By Danielle Farrow
Tales from Ovid are told in this Hecate Theatre production by young Victorian ladies in their nightgowns on the eve of their society debuts, which they see as their transition into womanhood and which has them far too excited to sleep.
This theme of change leads into bed-time story-telling as the girls, under the watchful and oft disapproving eye of their matron, use their sheets and pillows to illustrate their fables, such as Tiresias’ copulating snakes, the pool where Narcissus is snared by his own reflection and the limbs of the spider Arachne. Some of these tales are curtailed – slightly frustrating – and, while this use of props shows imagination and achieves interesting effects, the boarding school setting is a somewhat clumsy framework that is not explored fully in what the stories might mean to the school’s inhabitants. However, each girl does have her own characteristics and these are used in who tells what tale and how, and that energy helps to keep the succession of stories from becoming too pedestrian.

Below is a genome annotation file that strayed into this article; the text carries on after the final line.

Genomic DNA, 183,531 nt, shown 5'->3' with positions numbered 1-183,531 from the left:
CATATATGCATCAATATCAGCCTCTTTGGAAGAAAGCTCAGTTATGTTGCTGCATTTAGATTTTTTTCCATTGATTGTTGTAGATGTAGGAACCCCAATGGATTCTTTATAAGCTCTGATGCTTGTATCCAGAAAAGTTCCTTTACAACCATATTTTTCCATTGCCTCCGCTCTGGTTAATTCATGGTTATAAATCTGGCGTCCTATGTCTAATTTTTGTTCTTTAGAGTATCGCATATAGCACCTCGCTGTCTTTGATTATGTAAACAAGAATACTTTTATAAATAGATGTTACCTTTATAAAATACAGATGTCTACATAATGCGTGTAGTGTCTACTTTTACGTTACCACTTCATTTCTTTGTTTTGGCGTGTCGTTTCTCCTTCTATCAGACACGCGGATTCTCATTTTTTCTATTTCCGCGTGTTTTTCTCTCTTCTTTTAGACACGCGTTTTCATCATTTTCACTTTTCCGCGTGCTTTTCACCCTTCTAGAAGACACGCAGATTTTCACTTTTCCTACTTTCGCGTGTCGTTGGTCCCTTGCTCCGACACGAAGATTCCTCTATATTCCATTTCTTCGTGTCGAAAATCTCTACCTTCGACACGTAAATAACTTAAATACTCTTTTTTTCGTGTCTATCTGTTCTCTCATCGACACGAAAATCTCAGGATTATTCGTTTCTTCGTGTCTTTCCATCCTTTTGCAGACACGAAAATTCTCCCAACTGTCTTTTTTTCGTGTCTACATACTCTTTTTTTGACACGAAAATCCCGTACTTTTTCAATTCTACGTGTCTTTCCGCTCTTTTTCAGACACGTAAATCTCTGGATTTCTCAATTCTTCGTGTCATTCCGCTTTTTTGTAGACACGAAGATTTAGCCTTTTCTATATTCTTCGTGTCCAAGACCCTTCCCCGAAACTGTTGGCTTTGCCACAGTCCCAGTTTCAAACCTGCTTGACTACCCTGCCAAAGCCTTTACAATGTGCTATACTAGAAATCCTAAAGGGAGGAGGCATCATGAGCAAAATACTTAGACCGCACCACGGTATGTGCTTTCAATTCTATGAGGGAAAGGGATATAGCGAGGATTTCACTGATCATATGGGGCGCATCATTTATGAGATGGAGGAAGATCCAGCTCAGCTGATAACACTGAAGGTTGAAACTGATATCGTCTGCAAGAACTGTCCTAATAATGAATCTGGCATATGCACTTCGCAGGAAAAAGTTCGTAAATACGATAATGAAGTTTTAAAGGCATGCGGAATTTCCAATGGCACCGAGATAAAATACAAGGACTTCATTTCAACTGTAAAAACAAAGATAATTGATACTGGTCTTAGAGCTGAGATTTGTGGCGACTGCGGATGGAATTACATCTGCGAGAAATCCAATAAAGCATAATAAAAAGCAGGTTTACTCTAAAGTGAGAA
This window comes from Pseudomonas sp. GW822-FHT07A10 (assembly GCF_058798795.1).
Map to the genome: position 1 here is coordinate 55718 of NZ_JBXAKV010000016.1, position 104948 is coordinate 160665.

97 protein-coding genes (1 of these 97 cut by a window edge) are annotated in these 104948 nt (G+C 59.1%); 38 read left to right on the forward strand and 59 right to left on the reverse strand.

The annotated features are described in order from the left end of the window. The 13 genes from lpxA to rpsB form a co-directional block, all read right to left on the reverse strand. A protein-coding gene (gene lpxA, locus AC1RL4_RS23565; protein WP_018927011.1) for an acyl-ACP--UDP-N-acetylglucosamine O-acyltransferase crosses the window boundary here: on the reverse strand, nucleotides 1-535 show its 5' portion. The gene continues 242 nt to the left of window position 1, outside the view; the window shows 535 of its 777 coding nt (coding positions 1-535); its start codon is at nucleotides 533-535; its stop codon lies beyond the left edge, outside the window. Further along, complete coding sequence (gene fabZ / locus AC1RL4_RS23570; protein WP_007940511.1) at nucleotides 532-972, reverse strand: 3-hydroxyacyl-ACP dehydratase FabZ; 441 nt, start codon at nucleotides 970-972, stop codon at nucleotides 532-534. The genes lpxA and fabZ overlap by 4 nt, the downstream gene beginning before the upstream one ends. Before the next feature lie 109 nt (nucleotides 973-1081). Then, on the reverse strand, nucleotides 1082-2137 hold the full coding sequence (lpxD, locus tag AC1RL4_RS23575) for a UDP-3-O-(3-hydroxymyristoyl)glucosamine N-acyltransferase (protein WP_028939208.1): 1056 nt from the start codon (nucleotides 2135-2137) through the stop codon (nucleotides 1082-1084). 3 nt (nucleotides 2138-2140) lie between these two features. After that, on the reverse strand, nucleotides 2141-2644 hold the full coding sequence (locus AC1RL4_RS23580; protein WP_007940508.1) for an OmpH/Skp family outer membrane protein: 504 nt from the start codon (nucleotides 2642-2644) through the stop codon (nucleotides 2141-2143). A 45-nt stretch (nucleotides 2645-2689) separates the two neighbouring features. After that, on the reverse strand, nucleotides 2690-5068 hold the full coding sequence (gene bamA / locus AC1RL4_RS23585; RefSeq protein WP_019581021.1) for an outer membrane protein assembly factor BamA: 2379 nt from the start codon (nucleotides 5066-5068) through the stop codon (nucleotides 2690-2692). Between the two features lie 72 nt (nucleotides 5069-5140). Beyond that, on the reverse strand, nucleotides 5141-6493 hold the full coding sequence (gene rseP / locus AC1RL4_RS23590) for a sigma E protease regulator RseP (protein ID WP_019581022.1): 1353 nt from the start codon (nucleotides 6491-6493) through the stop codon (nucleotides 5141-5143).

The use of a backdrop sheet for a silhouetted movement section is technically unsatisfying, but the combining of voices is put to good effect at various points throughout, including in song, and there are switches in mood between the interaction of the girls and the gruesome and macabre fables they spin.
There is a sense that more could be achieved by way of dark atmosphere – it is not nearly as disturbing as advertised – and through closer connection of the material to the girls and further exploration of their relationship with the matron, creating a more cohesive piece rather than a series of tales, but this Metamorphoses still provides its thrills and a fair few shocks, created by content and able presentation that has a certain simple charm.